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Playlist: Craigs Music

Compiled By: Craig Danby

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JazzStories (Series)

Produced by Murray Street Productions

Most recent piece in this series:

JazzStories: Randy Weston — From Brooklyn to the Berkshires and Back

From Murray Street Productions | Part of the JazzStories series | 12:57

Randy_weston_small Pianist Randy Weston has seen a lot people and places in his life.  Born in Brooklyn in 1926 and served in the US Army during World War II. But it was jazz that exposed him to the most diverse travels.  Jazz at Lincoln Center’s Ken Druker unearths a live interview with Randy Weston about the people and places that he’s seen in his life — from Langston Hughes and Candido — to Brooklyn and the woods of the Berkshires and back again.

The Needle Drop (Series)

Produced by WNPR

Most recent piece in this series:

The Needle Drop: 06-26-13

From WNPR | Part of the The Needle Drop series | 57:02

4448989_small This week on the Needle Drop, we're spinning new tracks from BADBADNOTGOOD and Lee Bannon. We'll also be sampling a bit of music from the new Darkside remix album that takes on tracks from Daft Punk's Random Access Memories. The latest full-lengths from Jon Hopkins and Smith Westerns will be explored as well.

Blues Unlimited (Series)

Produced by Steve Franz

Most recent piece in this series:

Blues Unlimited #320 - Unsung Heroes of St. Louis Blues

From Steve Franz | Part of the Blues Unlimited series | 01:58:59

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St. Louis, located near the southern end of the central Midwest, for many blues musicians making the trek north to Chicago during the 1940s and 1950s, was simply a stopping over point before continuing their journey. For others, such as the musicians being featured on this program, St. Louis was their home, and where they spent the bulk of their career. Unfortunately, unlike Chicago, Memphis, New Orleans, or New York, the River City was never a major recording center — and without a successful independent label like Atlantic, Chess, Stax, or Sun — opportunities to record were few and far in between. For a talented artist like James De Shay, who we find here captured by a BBC film crew in 1976, the opportunity to record commercially never came at all, while harmonica blower Doc Terry finally ended up cutting a few singles on his very own D.T.P. label in the early 1970s. Johnnie Johnson, of course, might be the most well-known name on the roster here, thanks to his long association with Chuck Berry — who found success in Chicago thanks to a tip from Muddy Waters, who told him to go see Phil and Leonard Chess (the rest, as they say, is history). Tommy Bankhead also came up from Mississippi, along the way, playing with a Who’s Who of blues legends that would make anyone envious today. Bennie Smith, on the other hand, was a St. Louis native who became a mentor to so many other budding electric guitarists, it’s hard to count them all. Among his students was Ike Turner, who we plan on profiling in a future episode. Pianist Clayton Love, it turns out, was a friend of Ike Turner, going back to their days in Clarksdale, first recording together in 1954 for Modern, and again in 1957 for the Federal imprint, in Cincinnati. Like Turner, Oliver Sain was another master craftsman who called St. Louis his home, descending from an impressive blues lineage. Not only was Dan Sane his grandfather (musical partner of the legendary Memphis guitarist Frank Stokes and one-half of the musical duo, the Beale Street Sheiks), but his step-father was also Willie Love, who recorded with Elmore James and Sonny Boy Williamson for Trumpet in the early 1950s. Sain, in turn, wore so many musical hats, it almost defies belief: multi-instrumentalist, songwriter, arranger, bandleader, producer, music publisher, and owner of a recording studio. Ironically, it was a random sample from one of his 45s, by a famous rap group, that brought him the greatest financial success of his career. At the other end of the spectrum, we find the obscure Guitar Tommy Moore, cutting a bona fide St. Louis classic in 1964. The label, Ultrasonic, was one of many owned by Gabriel — a famous disk jockey, who, as of this writing, can still be found plying his trade over the airwaves of his hometown. Blues expert Jim O’Neal has spent fruitless hours trying to track down the elusive Moore, with Gabriel saying all that he remembers about Moore, at this late date, is that he looked like Benny Hill. As they say, you can’t really make this stuff up.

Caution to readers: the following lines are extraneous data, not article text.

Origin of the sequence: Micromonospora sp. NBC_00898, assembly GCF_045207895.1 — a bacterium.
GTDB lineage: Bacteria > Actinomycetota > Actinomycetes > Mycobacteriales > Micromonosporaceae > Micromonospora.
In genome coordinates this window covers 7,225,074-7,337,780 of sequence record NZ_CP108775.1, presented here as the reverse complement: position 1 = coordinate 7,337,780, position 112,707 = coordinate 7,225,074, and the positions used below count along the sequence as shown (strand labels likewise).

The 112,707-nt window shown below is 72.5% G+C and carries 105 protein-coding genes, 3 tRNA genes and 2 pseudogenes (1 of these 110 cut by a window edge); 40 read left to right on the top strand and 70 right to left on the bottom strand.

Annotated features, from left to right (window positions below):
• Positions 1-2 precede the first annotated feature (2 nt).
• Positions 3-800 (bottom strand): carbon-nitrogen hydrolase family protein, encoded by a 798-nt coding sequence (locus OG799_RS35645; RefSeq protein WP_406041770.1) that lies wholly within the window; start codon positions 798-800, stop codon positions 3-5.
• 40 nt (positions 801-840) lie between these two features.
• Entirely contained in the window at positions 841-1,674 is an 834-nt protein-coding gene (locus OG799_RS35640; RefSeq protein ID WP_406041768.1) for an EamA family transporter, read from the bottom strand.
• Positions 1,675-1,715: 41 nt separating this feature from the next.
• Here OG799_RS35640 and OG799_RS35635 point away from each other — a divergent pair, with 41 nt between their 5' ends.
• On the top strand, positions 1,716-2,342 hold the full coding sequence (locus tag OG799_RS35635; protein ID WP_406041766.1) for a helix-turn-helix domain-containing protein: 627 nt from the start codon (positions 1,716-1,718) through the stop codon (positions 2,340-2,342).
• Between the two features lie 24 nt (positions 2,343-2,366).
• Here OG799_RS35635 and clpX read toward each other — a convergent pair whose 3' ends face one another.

St. Louis was home to many talented musicians, and on this episode of Blues Unlimited, we pay tribute to a handful of them.


Special thanks to our good friend, radio colleague and fellow blues-lover Tony C., for help and assistance in preparing this program.

For more information on the artists featured on this program, be sure to visit STLBlues.net - where you can also find interviews with Bennie Smith and Tommy Bankhead.